Keene, who became president of the NRA last year, is a leading conservative who was chairman of the American Conservative Union for more than a quarter century. The American Conservative Union sponsors the Conservative Political Action Conference, an annual gathering of the nation’s most influential conservatives.

Keene considers Obama “an anti-gun activist” who will likely attempt to revive a federal ban on assault weapons in his second term. A 10-year ban approved under President Bill Clinton expired in 2004.

“He’s not going to win that fight,” Keene predicted. “We don’t think that either the Senate or the House is going to allow a legislative assault on the Second Amendment.”

The NRA will advocate for a federal concealed carry reciprocity law that would allow gun owners with permits in one state to carry their guns in other states with similar laws. Forty-nine states — including Hawaii, where police chiefs have the discretion over concealed carry permits — have concealed carry laws.

A concealed carry reciprocity bill was approved by the House in November 2011, but has not been adopted by the Senate. U.S. Rep. Mazie Hirono and U.S. Rep. Colleen Hanabusa, both Hawaii Democrats, voted against the bill in the House.

“In order to cross the country with a firearm that may be legal when you leave your home, you need a lawyer, because it changes every few miles,” Keene said.

Clerk

November 14th, 2012
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C.J. Leong, the chief clerk of the state House, informed her staff on Wednesday that she has resigned and will leave her post at the end of the month.

Leong replaced longtime clerk Patricia Mau-Shimizu last December.

House Speaker Calvin Say said lawmakers would miss Leong.

C.J. has had a long and distinguished career in the House of Representatives, culminating as the House Chief Clerk.   Her service to the House, the Legislature and to the public has been stellar, and it is always difficult to lose someone of her caliber.  She started as a staff member in the House Finance Committee, served as Assistant Chief Clerk for many years, became Director of the House Majority Staff Office, and was most recently the House Chief Clerk.  Few individuals are as knowledgeable and accomplished as C.J. on the Hawaii Legislature.  It is with great respect and fondness that I thank her for her many years of public service and wish her all the best for the future.   We will miss her.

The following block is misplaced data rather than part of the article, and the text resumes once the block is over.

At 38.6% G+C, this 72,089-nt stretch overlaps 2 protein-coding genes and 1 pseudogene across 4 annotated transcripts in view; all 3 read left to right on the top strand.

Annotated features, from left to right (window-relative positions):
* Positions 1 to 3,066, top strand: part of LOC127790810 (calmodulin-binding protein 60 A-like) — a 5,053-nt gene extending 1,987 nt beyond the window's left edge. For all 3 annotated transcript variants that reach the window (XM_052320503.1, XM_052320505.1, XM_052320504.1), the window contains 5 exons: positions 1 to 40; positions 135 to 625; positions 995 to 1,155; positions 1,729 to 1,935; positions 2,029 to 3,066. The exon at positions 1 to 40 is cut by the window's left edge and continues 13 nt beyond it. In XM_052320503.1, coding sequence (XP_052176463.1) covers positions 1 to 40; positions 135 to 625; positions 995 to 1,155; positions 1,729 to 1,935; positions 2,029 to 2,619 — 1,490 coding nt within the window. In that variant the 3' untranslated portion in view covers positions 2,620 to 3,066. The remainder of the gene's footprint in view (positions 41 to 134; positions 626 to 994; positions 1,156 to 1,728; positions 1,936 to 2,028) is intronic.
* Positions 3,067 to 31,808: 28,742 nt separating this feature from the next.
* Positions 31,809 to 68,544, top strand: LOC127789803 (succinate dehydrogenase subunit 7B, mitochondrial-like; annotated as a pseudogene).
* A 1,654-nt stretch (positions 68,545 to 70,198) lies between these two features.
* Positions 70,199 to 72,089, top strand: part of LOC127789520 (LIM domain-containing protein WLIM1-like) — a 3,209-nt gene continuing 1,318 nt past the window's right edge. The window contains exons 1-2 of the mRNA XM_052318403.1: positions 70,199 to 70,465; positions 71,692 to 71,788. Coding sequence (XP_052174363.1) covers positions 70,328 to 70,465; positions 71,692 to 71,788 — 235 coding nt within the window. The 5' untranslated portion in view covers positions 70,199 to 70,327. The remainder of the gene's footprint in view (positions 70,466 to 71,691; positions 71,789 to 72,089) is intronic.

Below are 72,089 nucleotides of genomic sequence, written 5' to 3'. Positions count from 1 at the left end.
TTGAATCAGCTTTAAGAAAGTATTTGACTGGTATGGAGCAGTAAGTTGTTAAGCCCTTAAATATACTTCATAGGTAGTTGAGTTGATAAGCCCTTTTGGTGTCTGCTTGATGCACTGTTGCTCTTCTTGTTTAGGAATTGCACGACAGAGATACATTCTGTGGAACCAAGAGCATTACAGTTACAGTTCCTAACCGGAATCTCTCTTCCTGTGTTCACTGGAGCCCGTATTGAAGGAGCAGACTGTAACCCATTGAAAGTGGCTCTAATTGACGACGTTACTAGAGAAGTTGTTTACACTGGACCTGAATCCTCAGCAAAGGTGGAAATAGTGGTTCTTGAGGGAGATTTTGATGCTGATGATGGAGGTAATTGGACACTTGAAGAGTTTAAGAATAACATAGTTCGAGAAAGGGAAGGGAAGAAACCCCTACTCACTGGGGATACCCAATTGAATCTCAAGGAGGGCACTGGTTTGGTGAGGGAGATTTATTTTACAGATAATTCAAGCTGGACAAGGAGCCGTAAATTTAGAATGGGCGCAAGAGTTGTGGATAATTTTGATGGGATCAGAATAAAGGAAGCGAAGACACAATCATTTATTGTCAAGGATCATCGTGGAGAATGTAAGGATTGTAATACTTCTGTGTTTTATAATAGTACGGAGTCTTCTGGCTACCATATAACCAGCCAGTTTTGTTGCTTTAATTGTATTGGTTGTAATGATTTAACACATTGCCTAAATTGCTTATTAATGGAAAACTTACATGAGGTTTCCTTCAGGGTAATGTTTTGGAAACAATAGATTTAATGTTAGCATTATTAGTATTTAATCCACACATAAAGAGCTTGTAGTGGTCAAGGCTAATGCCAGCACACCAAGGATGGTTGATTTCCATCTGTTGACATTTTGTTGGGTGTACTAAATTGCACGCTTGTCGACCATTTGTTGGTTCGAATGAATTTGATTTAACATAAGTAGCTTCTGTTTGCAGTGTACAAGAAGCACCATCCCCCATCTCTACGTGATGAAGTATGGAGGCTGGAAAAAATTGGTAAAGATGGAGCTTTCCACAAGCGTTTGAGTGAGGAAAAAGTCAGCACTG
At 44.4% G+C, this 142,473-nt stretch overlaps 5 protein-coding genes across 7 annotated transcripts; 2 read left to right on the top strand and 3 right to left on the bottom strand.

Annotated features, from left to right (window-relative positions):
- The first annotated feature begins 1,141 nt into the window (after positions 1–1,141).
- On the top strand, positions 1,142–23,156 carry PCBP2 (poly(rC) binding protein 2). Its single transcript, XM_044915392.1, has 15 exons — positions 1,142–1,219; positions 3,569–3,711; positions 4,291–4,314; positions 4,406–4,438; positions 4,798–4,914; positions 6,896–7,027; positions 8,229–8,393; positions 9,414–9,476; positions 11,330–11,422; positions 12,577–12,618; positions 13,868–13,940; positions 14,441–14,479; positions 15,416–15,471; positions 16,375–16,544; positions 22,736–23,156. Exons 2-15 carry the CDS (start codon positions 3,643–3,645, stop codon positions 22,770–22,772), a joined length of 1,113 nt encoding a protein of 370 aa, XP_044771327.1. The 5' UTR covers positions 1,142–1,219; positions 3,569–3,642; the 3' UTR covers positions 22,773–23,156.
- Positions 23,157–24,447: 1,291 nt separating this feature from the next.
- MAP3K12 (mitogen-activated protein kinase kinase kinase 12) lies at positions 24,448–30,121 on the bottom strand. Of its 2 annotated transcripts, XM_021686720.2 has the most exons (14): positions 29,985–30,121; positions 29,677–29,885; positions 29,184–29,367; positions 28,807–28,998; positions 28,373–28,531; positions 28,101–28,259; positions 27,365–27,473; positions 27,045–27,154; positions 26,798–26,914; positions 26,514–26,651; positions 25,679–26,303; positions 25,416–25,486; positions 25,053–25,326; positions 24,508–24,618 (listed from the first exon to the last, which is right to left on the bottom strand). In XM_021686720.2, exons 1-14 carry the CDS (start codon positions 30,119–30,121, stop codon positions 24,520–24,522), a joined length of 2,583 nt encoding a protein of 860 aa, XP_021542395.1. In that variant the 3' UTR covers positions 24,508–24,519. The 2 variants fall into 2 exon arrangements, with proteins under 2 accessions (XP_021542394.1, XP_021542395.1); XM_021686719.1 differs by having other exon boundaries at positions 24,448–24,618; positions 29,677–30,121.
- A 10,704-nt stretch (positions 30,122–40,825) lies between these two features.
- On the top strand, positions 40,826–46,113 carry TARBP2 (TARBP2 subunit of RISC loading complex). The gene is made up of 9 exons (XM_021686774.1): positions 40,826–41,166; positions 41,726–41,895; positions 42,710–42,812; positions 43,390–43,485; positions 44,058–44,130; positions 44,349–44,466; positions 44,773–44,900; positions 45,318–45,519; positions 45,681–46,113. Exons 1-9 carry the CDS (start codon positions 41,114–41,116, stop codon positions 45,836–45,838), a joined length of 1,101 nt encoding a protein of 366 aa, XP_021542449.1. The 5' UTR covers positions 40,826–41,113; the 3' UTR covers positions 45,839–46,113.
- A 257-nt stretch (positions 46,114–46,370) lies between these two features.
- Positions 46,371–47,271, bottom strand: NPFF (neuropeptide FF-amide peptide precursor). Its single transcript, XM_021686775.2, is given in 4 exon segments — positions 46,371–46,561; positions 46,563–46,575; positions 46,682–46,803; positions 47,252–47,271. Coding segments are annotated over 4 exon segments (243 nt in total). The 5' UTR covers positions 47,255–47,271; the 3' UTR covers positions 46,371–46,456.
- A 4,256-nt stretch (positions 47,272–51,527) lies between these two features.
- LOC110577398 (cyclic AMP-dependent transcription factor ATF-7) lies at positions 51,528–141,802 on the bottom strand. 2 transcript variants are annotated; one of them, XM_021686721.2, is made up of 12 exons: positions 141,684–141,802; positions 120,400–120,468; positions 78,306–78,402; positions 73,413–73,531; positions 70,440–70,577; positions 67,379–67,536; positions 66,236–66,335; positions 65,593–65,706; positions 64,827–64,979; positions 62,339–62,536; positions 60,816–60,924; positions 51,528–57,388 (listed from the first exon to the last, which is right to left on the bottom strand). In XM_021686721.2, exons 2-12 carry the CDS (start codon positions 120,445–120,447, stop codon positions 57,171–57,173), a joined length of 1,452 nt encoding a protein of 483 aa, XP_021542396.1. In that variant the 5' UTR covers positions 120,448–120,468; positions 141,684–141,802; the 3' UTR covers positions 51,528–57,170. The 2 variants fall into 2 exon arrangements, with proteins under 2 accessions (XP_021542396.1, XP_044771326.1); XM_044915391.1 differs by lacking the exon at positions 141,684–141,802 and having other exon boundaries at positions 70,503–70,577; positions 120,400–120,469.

Sunshine

November 13th, 2012
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The Public Land Development Corp. made a deliberate decision on Tuesday to allow only two of its five board members to hear public testimony on the latest draft of administrative rules.

William Aila, the director of the state Department of Land and Natural Resources, who serves on the board, said the PLDC received a verbal opinion from the state Office of Information Practices that all board members could attend the meeting without violating the state’s open meetings law. The law generally prohibits more than two board members from discussing matters relating to official board business outside of board meetings.

But Aila said a PLDC attorney cautioned against allowing more than two board members to attend the meeting, because someone could later allege that the administrative rules were adopted improperly. Several activists have threatened lawsuits against the PLDC.

The public hearing on Tuesday, which lasted nearly four hours, was to hear testimony on administrative rules. It was not a PLDC board meeting.

“In an abundance of caution, we decided that we would just have no more than two members here,” Aila said.

RoI

November 12th, 2012
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The U.S. Chamber of Commerce, which spent more than $1.2 million in Hawaii on behalf of former Gov. Linda Lingle’s Republican campaign for U.S. Senate, did not fare well in last Tuesday’s elections.

The Washington Post reports that the chamber’s preferred candidates lost in 13 of 15 Senate races, including Virginia and Ohio, where the chamber spent the most money. In Hawaii, U.S. Rep. Mazie Hirono, a Democrat, handed Lingle a 25-point defeat. The chamber spent more than any other interest group in the Hawaii Senate race.

From the Post:

Even the Chamber’s close allies agreed that this year’s record spending yielded disappointment and exposed potential rifts in the business community just as Congress begins to tackle the so-called “fiscal cliff” and related tax and spending issues.

“It is ugly,” said one veteran of Chamber campaigns, who spoke on the condition of anonymity to avoid alienating the group.